Are things bad for TV networks? In March, they seem to be. Mega losses on the order of 25% to 30% declines in national TV advertising — stuff that made executives gasp.

And now? Christine
McCarthy, senior executive vice president-CFO of Walt Disney, speaking at a media conference recently is
expecting the worst: “The
overall market forecast for volume in the upfront was anticipated to be down about 20%. That’s a pretty big hit to the overall volume in the marketplace. But I will tell you that we anticipate
performing far better than than 20% down.”

She adds Disney has seen good response in digital and addressable advertising demand.

A year ago, industry estimates for upfront
advertising activities for Disney-ABC — and perhaps all related digital platforms — were an estimated $2.0 billion to $2.1 billion. So if Disney is going to perform better than a 20% decline, could
it be taking a modest 5% hit?



Just to be clear, all this has nothing to do with anything related to Disney+ — an ad-free subscription service, which enjoys glowing reviews and rocketing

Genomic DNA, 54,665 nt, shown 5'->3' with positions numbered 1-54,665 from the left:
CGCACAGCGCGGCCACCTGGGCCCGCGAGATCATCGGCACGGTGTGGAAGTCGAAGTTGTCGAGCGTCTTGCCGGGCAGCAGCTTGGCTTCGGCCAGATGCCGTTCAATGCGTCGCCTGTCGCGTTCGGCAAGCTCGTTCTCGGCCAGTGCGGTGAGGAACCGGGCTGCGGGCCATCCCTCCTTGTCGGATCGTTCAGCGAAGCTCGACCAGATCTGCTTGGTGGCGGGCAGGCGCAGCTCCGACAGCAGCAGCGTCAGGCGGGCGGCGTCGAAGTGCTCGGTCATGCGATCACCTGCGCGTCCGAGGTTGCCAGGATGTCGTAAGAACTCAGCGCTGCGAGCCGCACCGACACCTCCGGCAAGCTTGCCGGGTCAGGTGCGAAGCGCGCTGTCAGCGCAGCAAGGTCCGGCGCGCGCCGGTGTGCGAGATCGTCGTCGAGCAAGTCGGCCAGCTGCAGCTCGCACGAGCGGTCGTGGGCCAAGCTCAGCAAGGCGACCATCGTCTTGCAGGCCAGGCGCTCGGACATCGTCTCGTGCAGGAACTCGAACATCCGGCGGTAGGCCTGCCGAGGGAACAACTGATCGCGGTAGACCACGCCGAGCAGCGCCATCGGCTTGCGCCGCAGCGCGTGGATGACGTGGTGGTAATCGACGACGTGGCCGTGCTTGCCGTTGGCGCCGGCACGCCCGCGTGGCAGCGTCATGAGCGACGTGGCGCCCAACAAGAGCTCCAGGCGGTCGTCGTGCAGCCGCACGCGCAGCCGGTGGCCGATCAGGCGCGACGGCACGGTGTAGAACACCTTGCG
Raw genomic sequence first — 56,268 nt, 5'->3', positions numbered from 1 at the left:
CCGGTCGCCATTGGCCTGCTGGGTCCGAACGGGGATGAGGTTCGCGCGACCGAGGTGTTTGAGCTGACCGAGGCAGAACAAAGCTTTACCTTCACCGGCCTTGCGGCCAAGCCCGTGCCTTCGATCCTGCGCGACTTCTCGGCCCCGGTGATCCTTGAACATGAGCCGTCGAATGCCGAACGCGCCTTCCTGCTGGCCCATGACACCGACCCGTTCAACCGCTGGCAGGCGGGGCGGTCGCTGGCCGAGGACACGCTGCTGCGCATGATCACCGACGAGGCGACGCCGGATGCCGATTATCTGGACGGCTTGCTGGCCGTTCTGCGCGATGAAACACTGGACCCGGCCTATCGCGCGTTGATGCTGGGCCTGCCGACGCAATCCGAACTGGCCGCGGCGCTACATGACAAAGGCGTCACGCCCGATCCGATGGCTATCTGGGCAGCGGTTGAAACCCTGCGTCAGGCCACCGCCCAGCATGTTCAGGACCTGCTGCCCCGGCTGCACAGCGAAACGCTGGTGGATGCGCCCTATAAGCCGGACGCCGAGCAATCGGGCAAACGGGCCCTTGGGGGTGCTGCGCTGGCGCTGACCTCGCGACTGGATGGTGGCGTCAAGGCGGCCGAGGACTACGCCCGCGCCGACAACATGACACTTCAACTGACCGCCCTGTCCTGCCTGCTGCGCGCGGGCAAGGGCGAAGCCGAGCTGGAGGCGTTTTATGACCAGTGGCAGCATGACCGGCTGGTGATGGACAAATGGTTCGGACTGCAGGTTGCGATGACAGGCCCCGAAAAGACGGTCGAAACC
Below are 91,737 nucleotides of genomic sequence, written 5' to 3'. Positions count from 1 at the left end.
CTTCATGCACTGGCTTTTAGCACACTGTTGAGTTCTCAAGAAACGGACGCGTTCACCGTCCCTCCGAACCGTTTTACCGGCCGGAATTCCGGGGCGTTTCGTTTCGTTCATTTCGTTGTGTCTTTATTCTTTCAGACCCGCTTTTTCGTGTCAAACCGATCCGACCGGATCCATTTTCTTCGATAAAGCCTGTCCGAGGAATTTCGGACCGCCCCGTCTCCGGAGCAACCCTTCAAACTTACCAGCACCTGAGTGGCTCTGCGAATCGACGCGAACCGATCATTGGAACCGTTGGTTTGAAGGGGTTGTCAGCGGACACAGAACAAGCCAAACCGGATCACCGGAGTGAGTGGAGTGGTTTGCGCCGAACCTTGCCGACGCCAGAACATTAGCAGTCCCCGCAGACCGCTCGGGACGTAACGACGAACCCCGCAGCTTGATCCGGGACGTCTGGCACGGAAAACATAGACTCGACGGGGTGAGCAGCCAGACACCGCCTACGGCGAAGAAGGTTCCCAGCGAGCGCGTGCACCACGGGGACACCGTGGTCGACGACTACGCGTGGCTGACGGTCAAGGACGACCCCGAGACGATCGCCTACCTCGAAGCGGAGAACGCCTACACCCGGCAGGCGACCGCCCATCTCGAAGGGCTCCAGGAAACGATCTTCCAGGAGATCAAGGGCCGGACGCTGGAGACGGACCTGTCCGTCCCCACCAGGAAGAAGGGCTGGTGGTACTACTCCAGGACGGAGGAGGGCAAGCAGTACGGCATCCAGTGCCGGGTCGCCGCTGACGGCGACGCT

subscriber growth.

What one needs to consider is Hulu — and what it means to Disney going forward — including how it will figure into upfront packaging.

Earlier this year, Rita
Ferro, president of Disney Advertiser Sales, told Television News Daily it was merging a video advertising management platform with one at Hulu to be called Disney Hulu XP, launching October
1. There would be “one guarantee on the completion of video views covering all video views on any Disney platform.”

Now think more broadly: What do some major streaming platforms
— even with the uneven cross-platform measurement and other business outcome factors — now mean to growing services owned by legacy media companies?

Five premium streaming companies — Pluto
TV, Roku, Hulu, Tubi, and Peacock — pulled in an estimated $849 million in advertising revenues during the second quarter of 2020 — up 31% versus the year-ago time period, according to MoffettNathanson

Hulu pulled in the bulk of this total: $570 million in the second quarter. Many projections will near $2 billion for all of 2020.

How much of this could be sold in a
Disney-connected upfront TV market? That piece could be a major factor in where the big media company ends up.